Ridge & Downes - Law Firm

Changes to Hearing Locations

by James M. Ridge & Associates | Mar 01, 2012
An article explaining how the recent amendments to the Workers' Compensation Act have practically changed when and where your case can be heard.

As a practical matter, two of the biggest changes to come from last year’s Workers’ Compensation Act “reforms” were how often a case can be heard by an Arbitrator and where a case can be heard by an Arbitrator.

The beginning of 2012 brought many changes relative to an injured worker's ability to have either a permanency hearing or an emergency hearing (when the injured worker is off work and not receiving benefits or the injured worker's employer is refusing to pay for medical treatment associated with his or her injury) before an Arbitrator. The “New Act” makes hearings less accessible, geographically, to workers and also adds to the time it takes to have a hearing.

Under the “Old Act”, when an injured worker reached maximum medical improvement and was ready to go to hearing on his/her case, the pending case was set on the “status call” to get a hearing date every two months.  Under the “New Act”, cases come up on the “status call” every three months.  Although a one month difference does not seem extraordinary, it delays our ability to demand hearings for our clients in a timely fashion.  Furthermore, if the Arbitrator grants the defense attorney a continuance, we now must wait three months for a new trial date.

Similarly, under the “New Act” the Illinois Workers’ Compensation Commission eliminated several downstate hearing sites and merged them into existing hearing sites. The Illinois Workers’ Compensation Commission now rotates downstate Arbitrators to different sites in three month time periods. Hearing sites are grouped into categories of three and each downstate Arbitrator cycles through three hearing cycles in three months.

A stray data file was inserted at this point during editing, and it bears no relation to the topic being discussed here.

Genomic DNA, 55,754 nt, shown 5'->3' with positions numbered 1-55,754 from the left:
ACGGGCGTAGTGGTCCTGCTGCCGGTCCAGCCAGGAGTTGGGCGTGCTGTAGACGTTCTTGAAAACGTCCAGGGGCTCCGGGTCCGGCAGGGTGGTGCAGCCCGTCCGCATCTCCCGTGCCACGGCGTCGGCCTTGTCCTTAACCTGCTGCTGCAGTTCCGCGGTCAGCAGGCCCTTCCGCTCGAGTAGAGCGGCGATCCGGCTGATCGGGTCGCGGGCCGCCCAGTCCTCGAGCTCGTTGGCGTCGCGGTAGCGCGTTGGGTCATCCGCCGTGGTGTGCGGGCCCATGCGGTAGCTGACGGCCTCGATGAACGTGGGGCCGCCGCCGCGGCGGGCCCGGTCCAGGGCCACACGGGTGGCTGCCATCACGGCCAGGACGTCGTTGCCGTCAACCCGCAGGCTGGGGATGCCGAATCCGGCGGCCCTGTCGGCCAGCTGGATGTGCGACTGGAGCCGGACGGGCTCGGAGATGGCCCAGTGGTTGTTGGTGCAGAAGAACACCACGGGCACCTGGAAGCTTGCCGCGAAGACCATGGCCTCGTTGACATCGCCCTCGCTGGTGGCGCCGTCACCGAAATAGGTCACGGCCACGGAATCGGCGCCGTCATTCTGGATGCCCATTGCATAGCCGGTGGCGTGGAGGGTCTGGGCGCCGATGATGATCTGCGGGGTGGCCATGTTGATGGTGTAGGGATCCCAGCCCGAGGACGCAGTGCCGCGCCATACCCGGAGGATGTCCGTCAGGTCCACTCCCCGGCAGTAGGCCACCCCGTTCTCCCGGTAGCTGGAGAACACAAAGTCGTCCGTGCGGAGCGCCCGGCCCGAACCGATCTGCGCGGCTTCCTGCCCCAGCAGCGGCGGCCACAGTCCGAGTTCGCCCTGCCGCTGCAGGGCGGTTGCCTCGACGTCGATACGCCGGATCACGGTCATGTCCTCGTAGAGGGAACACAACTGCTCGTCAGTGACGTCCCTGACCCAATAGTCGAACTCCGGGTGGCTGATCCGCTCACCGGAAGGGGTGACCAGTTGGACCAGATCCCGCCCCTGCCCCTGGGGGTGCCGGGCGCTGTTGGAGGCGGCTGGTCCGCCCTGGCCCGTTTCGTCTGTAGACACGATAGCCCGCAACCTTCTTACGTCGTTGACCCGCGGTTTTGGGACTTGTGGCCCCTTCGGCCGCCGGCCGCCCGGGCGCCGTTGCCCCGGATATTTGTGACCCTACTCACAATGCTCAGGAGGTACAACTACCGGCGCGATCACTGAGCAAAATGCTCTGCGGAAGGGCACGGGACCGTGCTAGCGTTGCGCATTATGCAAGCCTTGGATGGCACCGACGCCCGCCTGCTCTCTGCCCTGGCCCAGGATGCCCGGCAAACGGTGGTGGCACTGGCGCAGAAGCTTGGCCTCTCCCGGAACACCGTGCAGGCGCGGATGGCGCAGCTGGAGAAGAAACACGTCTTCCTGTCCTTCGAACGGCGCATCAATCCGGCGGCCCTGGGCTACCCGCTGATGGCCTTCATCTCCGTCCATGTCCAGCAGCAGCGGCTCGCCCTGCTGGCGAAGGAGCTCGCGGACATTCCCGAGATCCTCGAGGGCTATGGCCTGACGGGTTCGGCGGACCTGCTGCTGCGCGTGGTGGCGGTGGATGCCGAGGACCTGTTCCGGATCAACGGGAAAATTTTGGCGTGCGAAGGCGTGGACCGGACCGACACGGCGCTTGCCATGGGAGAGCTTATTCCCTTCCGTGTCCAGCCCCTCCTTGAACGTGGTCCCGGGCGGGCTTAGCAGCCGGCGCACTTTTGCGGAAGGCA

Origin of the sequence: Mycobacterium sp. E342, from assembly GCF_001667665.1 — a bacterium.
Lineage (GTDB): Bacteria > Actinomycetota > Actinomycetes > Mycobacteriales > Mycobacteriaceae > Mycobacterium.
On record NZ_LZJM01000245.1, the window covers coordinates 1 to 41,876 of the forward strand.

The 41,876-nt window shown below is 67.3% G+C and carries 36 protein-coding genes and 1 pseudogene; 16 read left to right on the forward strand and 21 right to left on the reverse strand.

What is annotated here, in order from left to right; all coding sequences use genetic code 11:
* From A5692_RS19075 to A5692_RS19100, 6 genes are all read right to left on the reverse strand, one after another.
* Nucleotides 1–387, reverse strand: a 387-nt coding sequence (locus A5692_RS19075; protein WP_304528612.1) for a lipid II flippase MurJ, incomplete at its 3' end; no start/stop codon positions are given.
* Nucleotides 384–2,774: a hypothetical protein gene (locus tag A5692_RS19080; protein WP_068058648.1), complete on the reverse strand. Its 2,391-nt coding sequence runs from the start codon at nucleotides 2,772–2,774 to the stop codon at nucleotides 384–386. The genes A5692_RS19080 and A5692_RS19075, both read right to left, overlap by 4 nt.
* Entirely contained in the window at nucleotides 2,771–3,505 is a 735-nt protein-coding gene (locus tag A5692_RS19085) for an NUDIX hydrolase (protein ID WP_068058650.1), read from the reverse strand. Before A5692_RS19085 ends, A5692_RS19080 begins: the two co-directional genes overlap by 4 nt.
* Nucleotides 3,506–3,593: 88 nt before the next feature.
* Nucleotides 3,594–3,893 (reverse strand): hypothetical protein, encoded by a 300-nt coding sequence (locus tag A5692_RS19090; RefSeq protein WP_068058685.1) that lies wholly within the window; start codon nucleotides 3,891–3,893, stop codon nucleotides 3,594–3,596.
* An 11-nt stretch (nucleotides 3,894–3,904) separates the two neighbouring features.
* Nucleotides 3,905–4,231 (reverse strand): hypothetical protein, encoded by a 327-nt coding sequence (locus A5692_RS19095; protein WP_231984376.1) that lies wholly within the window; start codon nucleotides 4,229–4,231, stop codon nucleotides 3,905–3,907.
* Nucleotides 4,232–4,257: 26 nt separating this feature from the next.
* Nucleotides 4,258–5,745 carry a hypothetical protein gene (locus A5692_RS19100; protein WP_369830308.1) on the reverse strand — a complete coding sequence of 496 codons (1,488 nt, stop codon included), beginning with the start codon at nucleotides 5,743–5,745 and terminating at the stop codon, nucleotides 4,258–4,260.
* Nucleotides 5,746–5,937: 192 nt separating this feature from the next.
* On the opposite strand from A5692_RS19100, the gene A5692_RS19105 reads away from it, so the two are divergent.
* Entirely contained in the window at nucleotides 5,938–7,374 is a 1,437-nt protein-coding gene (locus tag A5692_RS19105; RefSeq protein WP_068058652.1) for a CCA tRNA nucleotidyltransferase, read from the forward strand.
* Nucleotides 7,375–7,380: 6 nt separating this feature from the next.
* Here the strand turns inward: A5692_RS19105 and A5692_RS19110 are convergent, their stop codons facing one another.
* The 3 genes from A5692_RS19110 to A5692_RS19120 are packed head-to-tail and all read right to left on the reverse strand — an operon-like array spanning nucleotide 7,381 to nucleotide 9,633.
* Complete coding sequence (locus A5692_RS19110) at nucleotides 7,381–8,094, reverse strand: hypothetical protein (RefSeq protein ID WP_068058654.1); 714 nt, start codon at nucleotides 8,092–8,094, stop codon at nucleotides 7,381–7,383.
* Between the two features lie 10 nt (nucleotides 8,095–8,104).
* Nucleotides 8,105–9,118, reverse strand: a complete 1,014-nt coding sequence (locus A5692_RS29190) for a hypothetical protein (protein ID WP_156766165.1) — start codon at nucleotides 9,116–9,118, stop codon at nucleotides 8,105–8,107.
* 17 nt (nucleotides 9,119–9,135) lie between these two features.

For example, three hearing locations that are grouped together are Rockford, Waukegan and Woodstock.  This means that an Arbitrator will spend January in Rockford, February in Waukegan and March in Woodstock.  In April, the Arbitrator will return to Rockford.  As an injured worker is assigned to an Arbitrator and hearing location this policy is causing the greatest problem for injured workers that are in need of emergency hearings. The injured worker must follow his/her assigned Arbitrator to the location where that Arbitrator is sitting at the time of their emergency hearing request.  A worker might be injured in Waukegan and have to drive to Rockford to have the assigned Arbitrator hear his/her case. This new procedure is causing additional undue hardships to the injured worker (not receiving ttd or medical benefits) who now has to spend extra time and money traveling to a distant hearing site. At this time we are pointing out these hardships to the Workers' Compensation Commission and working to obtain relief for our clients. If any changes are made, we will be sure to publicize them right away.




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